As for the preface to it, could you be more snarky? People are curious and not every place in the world has Celtic sea salt or coconut flour easily accessible. Given that you try every minute substitution, it makes me wonder if you tried Celtic sea salt vs. Gaelic sea salt. Geez, woman, lighten up and realize that people are just tapping into your wisdom. Who knows? Maybe you tried the substitution they were asking about and you can tell them how it worked out.
Hi I am new to the grain free diet and I love this bread. Has anyone figured out the calorie count for it? I have been gluten free since 2003 and it has served me well, although I think that I could benefit from grain free. But like all diet changes that I have tried in the past I tend to gain weight if I do not know the calorie count of the new recipes. Thanks.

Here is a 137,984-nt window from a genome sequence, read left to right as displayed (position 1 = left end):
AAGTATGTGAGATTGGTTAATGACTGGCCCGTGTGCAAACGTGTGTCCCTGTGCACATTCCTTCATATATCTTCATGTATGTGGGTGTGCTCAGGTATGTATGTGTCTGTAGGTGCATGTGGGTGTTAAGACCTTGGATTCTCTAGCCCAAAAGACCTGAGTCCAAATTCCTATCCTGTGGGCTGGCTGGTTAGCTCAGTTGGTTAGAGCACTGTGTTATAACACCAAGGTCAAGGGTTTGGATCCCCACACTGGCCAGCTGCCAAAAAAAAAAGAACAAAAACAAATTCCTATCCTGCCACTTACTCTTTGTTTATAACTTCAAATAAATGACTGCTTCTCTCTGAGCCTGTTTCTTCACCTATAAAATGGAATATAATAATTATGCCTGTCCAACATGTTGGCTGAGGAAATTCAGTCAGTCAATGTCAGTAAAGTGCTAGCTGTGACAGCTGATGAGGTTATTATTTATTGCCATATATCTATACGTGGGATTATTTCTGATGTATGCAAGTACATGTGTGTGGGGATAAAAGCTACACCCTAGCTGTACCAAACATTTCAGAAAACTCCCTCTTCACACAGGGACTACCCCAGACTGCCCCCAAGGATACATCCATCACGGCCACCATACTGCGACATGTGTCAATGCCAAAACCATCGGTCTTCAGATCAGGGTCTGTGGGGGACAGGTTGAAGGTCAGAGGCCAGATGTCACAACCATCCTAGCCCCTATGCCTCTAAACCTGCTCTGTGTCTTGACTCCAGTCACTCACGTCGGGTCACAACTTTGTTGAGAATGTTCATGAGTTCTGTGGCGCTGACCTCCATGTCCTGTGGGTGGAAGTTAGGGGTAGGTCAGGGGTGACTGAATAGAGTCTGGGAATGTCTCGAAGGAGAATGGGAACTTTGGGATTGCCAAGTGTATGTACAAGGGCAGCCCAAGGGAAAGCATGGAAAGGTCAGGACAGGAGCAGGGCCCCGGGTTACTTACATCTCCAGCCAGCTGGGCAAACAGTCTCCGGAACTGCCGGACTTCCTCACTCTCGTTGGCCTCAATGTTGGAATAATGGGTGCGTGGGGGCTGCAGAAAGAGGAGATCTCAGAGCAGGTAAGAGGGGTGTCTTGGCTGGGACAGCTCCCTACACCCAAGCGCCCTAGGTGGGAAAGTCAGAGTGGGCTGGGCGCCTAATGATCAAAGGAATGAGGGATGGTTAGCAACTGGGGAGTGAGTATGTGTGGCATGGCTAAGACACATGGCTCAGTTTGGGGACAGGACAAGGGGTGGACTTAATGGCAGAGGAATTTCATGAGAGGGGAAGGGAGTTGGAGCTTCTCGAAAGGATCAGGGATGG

Hi Sonda, glad you like it! I use a free nutrition calculator on the website sparkrecipes.com, which generates the nutrition table. You just put in all your ingredients and number of portions and it does the rest of the work for you. I cannot guarantee whatever comes out is 100% accurate, it is thought to be a guide. If you need to rely on nutrition info for health reasons, you’d have to make your own calculations.
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Read reviews of dense or no rise results and decided to try whisking egg whites and yolks separately as one would for a sponge cake. Confess to adding a pinch of cream of tartar to whites, shouldn’t upset the purists, it’s one of the ingredients in baking powder. Then added the wet ingredients to yolk mix before mixing into whites. Gently folded in mixed dry ingredients (I only had whole almond meal so the bread is dark, like whole wheat would look). It turned out perfect, rose to top of pan, slices beautifully , light and delicious. Thanks so much for this recipe, I love it.